A function is called continuous if its values do not “jump” with variation of its argument , unless itself “jumps”. Roughly speaking, if , then . (This can be made into a precise definition in nonstandard analysis if care is taken about the domains of these variables.)
In order to make this precise (in standard analysis) one needs some concept of neighbourhoods of elements of and .
For instance if and carry structure of metric spaces, then one may say that is continuous if for every point and for every small open ball around its image in , there exists a sufficiently small open ball around which is still mapped by into that target open ball. This definition turns out to have more elegant formulation that needs to mention neither the points of nor the radii of open balls around points: the metric induces a concept of open subsets and is continuous precisely if preimages under of open subsets in are still open subsets in .
This then is the general definition of continuity of a function between topological spaces:
Continuous maps are the homomorphisms between topological spaces. In other words, the collection of topological spaces forms a category, often denoted Top, whose morphisms are the continuous functions.
A metric space is
a set (the “underlying set”);
such that for all :
(epsilontic definition of continuity)
is said to be continuous at a point if for every there exists such that
or equivalently such that
The function is called just continuous if it is continuous at every point .
This definition is equivalent to a more abstract one, which does not explicitly refer to points or radii anymore:
The collection of open subsets in def. 4 constitutes a topology on the set , making it a topological space. This is called the metric topology. Stated more concisely: the open balls in a metric space constitute the basis of a topology for the metric topology.
A function between metric spaces (def. 1) is continuous in the epsilontic sense of def. 3 precisely if it has the property that its pre-images of open subsets of (in the sense of def. 4) are open subsets of .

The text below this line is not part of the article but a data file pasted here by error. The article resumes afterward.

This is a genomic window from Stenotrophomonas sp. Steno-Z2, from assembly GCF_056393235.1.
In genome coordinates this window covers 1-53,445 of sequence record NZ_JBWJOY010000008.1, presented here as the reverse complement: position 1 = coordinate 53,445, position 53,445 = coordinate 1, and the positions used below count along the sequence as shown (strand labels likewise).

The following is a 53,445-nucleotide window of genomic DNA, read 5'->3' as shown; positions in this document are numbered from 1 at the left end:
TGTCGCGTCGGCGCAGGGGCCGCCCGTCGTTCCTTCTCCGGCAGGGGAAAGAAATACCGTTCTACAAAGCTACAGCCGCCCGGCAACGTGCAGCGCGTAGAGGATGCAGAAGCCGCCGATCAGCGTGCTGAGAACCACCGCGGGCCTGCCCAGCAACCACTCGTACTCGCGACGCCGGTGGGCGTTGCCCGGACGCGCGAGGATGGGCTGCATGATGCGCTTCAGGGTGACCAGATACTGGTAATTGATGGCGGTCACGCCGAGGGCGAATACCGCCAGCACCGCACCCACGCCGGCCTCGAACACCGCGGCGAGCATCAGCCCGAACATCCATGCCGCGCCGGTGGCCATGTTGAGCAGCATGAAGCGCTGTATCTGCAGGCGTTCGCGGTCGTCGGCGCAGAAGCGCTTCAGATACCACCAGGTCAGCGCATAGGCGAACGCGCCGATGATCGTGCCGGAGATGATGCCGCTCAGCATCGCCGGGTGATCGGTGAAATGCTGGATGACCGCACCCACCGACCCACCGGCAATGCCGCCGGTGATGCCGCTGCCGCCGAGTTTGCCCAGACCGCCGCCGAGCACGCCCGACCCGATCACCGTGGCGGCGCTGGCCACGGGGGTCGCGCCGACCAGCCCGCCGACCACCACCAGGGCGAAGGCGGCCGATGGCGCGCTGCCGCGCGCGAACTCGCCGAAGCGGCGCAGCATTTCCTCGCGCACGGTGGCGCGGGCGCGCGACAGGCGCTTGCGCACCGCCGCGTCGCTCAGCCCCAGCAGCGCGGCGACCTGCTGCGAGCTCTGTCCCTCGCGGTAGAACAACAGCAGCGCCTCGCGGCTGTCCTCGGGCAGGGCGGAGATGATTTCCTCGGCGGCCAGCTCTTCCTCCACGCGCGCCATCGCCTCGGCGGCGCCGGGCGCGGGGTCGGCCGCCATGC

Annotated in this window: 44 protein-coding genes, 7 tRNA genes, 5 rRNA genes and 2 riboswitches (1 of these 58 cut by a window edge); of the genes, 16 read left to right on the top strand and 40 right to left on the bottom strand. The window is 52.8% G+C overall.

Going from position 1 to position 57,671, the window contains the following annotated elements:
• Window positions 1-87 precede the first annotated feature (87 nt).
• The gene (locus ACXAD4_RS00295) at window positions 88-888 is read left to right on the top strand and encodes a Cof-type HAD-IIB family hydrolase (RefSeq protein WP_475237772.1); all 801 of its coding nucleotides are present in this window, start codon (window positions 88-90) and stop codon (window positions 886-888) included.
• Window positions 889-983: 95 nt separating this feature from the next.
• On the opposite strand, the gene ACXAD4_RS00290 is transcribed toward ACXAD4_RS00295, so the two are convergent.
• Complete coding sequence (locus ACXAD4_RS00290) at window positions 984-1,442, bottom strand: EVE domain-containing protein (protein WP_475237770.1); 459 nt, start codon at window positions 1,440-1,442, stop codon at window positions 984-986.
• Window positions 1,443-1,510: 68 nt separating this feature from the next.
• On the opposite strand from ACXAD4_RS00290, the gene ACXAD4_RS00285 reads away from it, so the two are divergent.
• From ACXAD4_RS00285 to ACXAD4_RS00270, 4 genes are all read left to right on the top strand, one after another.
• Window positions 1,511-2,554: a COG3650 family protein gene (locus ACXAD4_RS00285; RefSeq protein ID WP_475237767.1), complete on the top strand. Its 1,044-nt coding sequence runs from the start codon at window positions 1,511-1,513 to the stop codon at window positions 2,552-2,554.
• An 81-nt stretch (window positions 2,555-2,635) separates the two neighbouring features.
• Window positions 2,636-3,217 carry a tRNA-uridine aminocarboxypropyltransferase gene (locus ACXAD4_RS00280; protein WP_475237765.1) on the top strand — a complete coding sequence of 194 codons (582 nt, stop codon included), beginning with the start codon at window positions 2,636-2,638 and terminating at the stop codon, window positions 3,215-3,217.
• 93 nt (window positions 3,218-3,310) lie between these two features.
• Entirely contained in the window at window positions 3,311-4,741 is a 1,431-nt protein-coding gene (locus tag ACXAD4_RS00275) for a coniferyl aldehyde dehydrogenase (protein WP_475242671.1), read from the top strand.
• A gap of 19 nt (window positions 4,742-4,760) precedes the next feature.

First assume that is continuous in the epsilontic sense. Then for any open subset and any point in the pre-image, we need to show that there exists a neighbourhood of in . But by assumption there exists an open ball with . Since this is true for all , by definition this means that is open in .
Conversely, assume that takes open subsets to open subsets. Then for every and an open ball around its image, we need to produce an open ball in its pre-image. But by assumption contains a neighbourhood of which by definition means that it contains such an open ball around .
In nonstandard analysis, this is equivalent to
A function between topological spaces is a continuous map (or is said to be continuous) if for every standard point? and every hyperpoint? , if and are adequal? (infinitely close, or in other words if is in the halo of ), then and are adequal (where is the nonstandard extension? of ). Equivalently, is continuous iff is microcontinuous?.
A continuous map between locales is simply a frame homomorphism in the opposite direction. Equivalently (via the adjoint functor theorem), it may be defined as a homomorphism of inflattices whose left adjoint preserves finitary meets (and hence is a frame homomorphism).
Since continuity is defined in terms of preservation of property (namely preserving “openness” under preimages), it is natural to ask what other properties they preserve.
Also, when a property is not always preserved it is useful to label those maps which do preserve it for closer study.
The preimage of a compact set need not be compact; a continuous map for which this is true is known as a proper map.
The image of an closed set need not be closed; a continuous map for which this is true is said to be an closed map. (Technically, a closed map is any function with just this property.)
Although these don’t make sense for arbitrary topological spaces (convergence spaces, locales, etc), they are special kinds of continuous maps in contexts such as metric spaces:
In classical mathematics, these are all equivalent when the domain is itself a closed and bounded interval, and all of them except for uniform continuity are equivalent in general. The same equivalences hold in intuitionistic mathematics, thanks to the fan theorem. But no two of these are equivalent in Russian constructivism.
In fact, assuming that is defined as the set of located Dedekind cuts, there is the following negative result by Frank Waaldijk (Waaldijk2003): Without the fan theorem, there is no notion of continuity for set-theoretic functions in constructive mathematics, spelled “kontinuity” in the following, such that all of the following desiderata are met:
The key problem is that a uniformly continuous, positive-valued function defined on might fail to be bounded below by a positive number, since the interval might fail to be compact, yet its reciprocal (if also uniformly continuous) must be bounded above.